Former head of the National Tax Agency Nobuhisa Sagawa (C L) appears as a sworn witness in the Diet, Japan's bicameral legislature, in Tokyo, Japan, March 27, 2018. A key figure in a document-tampering scandal involving Japan's Finance Ministry appeared in the Diet on Tuesday to give sworn testimony over the falsification of government documents related to the heavily discounted sale of state land to a nationalist school operator. Former national tax agency head Nobuhisa Sagawa, who was previously in charge of taking care of the land sale, stepped down to take account for the confusion he had caused and was under fire for potentially lying in parliament while serving as director general of the ministry's Financial Bureau. (Xinhua/Ma Ping)
TOKYO, March 27 (Xinhua) -- A key figure in a document-tampering scandal involving Japan's Finance Ministry on Tuesday refused to testify on exactly how the ministry's Financial Bureau had deliberately altered the documents.
During his sworn testimony Tuesday given to the House of Councillors' Budget Committee, former national tax agency head Nobuhisa Sagawa also refused to testify on when he personally became aware of the falsification.
He maintained that the papers were altered within his section, but added that there was no pressure from outside, including from the prime minister, his wife, or Finance Minister Taro Aso to amend the documents.
Sagawa said that the case is currently "subject to prosecutors' investigation and possible criminal prosecution."
While giving false testimony or refusing to testify can have legal implications, under Japanese law a witness can avoid giving testimony for fear of criminal prosecution.
After appearing as a sworn witness at the House of Councillors' Budget Committee on Tuesday morning, he will attend another session in the House of Representatives' panel in the afternoon.
Sagawa stepped down to take account for the confusion he had caused and was under fire for potentially lying in parliament while serving as director general of the ministry's Financial Bureau.
The Finance Ministry has conceded that 14 documents related to the land transaction were altered between late February and April last year after officials at the Financial Bureau ordered its regional bureau in Osaka to do so and insisted Sagawa play a key role.
Sagawa initially denied in parliament any instances of influence-peddling regarding the land sale and stated that there had been previous negotiations with Moritomo Gakuen over the land price prior to its sale.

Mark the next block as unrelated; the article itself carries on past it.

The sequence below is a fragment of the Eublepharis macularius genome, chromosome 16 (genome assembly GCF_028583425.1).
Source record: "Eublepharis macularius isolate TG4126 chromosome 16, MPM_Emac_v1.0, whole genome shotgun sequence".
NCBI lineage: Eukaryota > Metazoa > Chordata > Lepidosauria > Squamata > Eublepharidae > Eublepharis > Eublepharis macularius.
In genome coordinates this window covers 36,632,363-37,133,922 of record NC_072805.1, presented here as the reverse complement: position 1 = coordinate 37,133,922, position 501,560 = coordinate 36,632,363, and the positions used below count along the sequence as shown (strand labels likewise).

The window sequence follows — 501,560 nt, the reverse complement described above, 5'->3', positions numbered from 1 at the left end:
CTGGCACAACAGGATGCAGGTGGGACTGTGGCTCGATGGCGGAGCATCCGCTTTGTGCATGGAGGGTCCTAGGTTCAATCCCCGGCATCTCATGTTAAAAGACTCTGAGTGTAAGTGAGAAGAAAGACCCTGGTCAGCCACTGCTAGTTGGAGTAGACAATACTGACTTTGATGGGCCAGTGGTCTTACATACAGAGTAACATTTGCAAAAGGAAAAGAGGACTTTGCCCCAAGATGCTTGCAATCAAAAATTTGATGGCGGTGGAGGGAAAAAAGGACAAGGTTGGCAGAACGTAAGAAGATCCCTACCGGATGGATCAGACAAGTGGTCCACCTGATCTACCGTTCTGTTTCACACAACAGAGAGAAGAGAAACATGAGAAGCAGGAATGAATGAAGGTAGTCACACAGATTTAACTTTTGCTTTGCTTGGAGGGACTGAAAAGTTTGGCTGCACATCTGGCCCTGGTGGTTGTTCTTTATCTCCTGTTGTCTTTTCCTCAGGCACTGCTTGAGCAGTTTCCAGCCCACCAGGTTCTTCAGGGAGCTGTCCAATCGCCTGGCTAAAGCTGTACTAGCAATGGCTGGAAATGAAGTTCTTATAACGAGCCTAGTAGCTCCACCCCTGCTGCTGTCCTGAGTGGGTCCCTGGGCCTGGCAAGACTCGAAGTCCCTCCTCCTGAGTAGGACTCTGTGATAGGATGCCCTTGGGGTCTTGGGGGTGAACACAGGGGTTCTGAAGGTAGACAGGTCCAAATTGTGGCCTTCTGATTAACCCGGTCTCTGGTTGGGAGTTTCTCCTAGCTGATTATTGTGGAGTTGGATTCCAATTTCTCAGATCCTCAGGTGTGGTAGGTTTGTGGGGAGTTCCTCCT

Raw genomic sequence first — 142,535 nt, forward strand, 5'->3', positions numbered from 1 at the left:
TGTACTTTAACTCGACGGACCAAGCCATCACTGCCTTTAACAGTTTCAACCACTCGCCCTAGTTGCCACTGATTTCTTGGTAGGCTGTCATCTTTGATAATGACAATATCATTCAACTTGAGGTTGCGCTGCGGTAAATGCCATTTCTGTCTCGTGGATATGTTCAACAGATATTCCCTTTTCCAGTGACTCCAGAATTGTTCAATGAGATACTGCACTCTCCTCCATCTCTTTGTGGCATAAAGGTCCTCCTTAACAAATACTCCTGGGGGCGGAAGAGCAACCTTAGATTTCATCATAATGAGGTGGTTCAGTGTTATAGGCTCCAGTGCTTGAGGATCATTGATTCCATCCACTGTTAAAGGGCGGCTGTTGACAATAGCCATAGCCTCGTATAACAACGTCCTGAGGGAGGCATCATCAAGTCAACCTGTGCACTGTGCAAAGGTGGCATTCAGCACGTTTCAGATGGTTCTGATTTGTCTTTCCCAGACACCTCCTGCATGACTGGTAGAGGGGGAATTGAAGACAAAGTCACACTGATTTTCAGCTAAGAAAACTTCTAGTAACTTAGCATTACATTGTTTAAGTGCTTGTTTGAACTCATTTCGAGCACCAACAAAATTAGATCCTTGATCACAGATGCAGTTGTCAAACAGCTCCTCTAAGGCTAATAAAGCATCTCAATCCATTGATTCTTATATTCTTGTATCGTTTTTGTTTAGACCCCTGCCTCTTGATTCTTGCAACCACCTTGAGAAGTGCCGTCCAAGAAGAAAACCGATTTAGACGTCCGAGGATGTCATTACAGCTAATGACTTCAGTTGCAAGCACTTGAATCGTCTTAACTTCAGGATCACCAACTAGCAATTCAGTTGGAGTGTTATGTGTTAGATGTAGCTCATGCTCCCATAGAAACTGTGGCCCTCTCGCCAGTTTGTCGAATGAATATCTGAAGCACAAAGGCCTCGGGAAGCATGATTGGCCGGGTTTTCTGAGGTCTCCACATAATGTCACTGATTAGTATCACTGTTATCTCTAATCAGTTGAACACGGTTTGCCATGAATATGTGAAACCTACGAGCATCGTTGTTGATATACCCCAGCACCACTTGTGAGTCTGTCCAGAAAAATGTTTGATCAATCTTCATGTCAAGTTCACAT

He also said the ministry had ignored the negotiation records.
But it was later found that references to the prime minister, his wife Akie and other senior ministers, along with the negotiation records were included in the original documents.
Akie Abe was set to become honorary principle at the elementary school to be built on the state land sold to the school operator for just 14 percent of its appraisal value.
The documents were thereafter altered to presumably remove the names of the prime minister and his wife and other senior lawmakers from being disclosed in the Diet last year.
The Finance Ministry said the documents were altered so that they would be in line with Sagawa's testimony when he was being quizzed in the Diet.
Sagawa had been under pressure from opposition parties for allegedly making false parliamentary remarks while serving as director general of the ministry's Financial Bureau.
According to the opposition bloc, the documents were also altered after Abe said in February last year that he would resign as prime minister if either he or his wife were proven to have been complicit in the cronyism scandal.
Abe, Akie and Aso have all denied their involvement and any wrongdoing.
The opposition camp, however, are gearing up to summon Akie Abe and others to give testimony to conclude the protracted scandal, according to recent media polls.
Regarding the cronyism scandal, Tuesday marks the first sworn testimony has been given in the Diet since the nationalist school operator's former head, Yasunori Kagoike, was summoned in March last year.